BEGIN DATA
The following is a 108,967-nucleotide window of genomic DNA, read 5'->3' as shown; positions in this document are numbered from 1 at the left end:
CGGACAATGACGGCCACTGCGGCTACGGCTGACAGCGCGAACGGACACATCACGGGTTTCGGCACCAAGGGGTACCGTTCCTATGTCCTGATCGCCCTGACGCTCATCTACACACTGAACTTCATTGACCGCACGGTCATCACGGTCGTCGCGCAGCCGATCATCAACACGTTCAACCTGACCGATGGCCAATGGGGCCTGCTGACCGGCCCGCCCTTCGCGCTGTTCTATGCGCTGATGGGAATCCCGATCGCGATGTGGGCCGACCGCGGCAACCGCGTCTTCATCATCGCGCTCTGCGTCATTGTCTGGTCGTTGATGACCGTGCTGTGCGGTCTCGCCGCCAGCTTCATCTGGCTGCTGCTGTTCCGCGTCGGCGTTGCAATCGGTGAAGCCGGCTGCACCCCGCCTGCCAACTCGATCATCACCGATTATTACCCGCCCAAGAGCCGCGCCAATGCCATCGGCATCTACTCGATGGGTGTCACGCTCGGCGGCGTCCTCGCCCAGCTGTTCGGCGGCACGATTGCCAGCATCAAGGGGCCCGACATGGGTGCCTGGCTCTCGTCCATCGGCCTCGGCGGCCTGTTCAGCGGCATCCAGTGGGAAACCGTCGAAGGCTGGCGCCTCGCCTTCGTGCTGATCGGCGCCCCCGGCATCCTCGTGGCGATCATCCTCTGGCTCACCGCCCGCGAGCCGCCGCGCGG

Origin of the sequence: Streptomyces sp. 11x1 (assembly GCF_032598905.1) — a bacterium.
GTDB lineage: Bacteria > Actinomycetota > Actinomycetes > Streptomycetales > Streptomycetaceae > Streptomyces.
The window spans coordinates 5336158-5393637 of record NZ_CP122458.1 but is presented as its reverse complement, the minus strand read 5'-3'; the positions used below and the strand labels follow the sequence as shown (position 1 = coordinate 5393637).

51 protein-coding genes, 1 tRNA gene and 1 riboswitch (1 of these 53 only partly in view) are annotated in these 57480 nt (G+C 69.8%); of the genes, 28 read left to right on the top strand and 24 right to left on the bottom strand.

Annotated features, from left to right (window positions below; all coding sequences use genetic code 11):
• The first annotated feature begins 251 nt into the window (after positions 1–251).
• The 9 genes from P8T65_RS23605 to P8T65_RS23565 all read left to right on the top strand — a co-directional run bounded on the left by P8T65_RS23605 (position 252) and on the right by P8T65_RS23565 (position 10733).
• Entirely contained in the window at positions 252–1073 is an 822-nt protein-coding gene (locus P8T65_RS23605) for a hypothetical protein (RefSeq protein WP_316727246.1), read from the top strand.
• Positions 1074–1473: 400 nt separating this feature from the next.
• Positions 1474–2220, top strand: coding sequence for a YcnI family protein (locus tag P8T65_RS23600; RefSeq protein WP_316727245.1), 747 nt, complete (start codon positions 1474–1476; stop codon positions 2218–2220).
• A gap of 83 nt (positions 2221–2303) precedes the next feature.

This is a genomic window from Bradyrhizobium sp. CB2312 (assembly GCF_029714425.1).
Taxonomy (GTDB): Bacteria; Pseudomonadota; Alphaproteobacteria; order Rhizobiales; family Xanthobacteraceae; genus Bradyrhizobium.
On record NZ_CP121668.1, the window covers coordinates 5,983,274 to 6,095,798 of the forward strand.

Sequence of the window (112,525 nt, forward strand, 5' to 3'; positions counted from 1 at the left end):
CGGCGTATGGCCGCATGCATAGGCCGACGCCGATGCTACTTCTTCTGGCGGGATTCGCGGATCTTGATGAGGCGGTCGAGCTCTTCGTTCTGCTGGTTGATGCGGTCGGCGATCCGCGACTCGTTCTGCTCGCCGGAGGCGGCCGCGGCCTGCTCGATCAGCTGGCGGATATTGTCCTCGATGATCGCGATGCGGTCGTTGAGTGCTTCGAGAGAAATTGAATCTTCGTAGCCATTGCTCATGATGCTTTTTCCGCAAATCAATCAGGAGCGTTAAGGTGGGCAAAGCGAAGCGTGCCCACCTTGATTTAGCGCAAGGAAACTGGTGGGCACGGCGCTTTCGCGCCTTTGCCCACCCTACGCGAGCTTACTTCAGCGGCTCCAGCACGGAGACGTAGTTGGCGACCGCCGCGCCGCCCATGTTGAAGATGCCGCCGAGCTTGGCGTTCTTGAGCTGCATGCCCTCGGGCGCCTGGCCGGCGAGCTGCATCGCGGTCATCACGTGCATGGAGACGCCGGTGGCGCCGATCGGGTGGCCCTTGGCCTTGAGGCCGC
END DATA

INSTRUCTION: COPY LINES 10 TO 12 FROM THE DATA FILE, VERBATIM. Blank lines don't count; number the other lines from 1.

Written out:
• Entirely contained in the window at positions 252–1073 is an 822-nt protein-coding gene (locus P8T65_RS23605) for a hypothetical protein (RefSeq protein WP_316727246.1), read from the top strand.
• Positions 1074–1473: 400 nt separating this feature from the next.
• Positions 1474–2220, top strand: coding sequence for a YcnI family protein (locus tag P8T65_RS23600; RefSeq protein WP_316727245.1), 747 nt, complete (start codon positions 1474–1476; stop codon positions 2218–2220).